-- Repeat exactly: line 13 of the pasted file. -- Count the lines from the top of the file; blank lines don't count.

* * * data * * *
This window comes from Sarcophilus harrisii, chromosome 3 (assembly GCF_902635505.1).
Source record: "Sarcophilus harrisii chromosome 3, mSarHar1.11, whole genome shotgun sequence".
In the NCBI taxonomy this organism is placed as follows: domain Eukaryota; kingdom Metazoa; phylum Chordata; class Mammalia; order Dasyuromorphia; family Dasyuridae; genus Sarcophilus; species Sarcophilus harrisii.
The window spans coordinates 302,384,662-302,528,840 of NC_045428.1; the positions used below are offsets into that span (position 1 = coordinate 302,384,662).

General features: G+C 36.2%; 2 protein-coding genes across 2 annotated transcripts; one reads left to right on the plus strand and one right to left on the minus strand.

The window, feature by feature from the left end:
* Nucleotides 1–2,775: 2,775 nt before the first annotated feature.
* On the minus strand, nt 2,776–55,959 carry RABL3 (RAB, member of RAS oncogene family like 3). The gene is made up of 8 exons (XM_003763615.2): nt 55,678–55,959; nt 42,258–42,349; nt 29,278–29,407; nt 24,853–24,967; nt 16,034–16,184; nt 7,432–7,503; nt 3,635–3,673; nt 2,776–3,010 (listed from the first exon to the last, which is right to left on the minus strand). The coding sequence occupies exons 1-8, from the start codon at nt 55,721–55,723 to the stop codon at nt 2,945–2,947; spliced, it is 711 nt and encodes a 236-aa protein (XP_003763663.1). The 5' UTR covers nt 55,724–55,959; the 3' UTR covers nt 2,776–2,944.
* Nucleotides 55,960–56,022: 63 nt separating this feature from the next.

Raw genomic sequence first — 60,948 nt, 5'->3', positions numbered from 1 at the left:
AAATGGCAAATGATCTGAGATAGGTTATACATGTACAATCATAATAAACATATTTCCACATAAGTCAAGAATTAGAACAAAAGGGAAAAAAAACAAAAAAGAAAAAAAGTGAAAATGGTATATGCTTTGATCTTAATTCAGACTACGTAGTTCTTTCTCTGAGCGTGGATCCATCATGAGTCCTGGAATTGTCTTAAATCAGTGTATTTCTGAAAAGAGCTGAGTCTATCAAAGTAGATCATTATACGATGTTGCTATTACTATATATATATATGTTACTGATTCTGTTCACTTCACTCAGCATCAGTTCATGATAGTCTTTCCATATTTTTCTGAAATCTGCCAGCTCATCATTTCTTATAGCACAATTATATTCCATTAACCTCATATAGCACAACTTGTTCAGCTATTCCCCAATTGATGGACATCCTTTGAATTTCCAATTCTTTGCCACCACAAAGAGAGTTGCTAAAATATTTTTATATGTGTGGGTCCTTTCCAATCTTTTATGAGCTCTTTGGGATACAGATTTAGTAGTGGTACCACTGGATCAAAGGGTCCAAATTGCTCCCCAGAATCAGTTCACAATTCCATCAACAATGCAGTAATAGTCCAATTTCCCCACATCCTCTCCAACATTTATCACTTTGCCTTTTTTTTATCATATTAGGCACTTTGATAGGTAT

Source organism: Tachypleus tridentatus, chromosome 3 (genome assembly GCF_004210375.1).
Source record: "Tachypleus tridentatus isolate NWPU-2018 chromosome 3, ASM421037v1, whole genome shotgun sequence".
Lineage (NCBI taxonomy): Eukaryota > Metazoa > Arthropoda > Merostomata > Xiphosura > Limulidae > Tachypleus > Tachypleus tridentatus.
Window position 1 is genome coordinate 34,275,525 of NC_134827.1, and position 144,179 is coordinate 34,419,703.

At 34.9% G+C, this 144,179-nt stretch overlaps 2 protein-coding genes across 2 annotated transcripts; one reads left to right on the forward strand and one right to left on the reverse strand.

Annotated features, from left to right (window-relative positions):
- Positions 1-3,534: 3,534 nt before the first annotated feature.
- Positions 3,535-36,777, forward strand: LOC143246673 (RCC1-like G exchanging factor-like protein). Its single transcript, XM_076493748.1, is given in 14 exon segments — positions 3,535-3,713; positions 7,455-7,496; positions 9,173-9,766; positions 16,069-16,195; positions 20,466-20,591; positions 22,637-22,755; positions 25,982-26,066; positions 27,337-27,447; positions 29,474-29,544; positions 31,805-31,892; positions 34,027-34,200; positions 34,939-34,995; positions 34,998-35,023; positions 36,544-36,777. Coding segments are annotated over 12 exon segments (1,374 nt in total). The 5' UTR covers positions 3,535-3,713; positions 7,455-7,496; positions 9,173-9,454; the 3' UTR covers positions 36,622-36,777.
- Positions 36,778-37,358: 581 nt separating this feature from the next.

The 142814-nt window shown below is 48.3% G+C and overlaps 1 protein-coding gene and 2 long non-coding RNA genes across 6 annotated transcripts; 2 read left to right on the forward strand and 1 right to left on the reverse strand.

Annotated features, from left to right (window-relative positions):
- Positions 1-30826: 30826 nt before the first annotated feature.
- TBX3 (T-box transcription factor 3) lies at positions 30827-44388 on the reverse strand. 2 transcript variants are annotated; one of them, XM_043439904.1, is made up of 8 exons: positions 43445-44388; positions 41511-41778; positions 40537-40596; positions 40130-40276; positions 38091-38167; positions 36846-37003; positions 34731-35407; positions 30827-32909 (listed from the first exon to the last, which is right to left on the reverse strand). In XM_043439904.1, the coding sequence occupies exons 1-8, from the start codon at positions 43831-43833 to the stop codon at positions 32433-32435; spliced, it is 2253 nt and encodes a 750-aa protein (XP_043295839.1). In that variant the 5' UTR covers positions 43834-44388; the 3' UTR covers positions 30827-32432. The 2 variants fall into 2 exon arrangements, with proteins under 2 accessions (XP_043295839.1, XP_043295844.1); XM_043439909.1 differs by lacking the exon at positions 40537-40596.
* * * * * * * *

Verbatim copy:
Source record: "Tachypleus tridentatus isolate NWPU-2018 chromosome 3, ASM421037v1, whole genome shotgun sequence".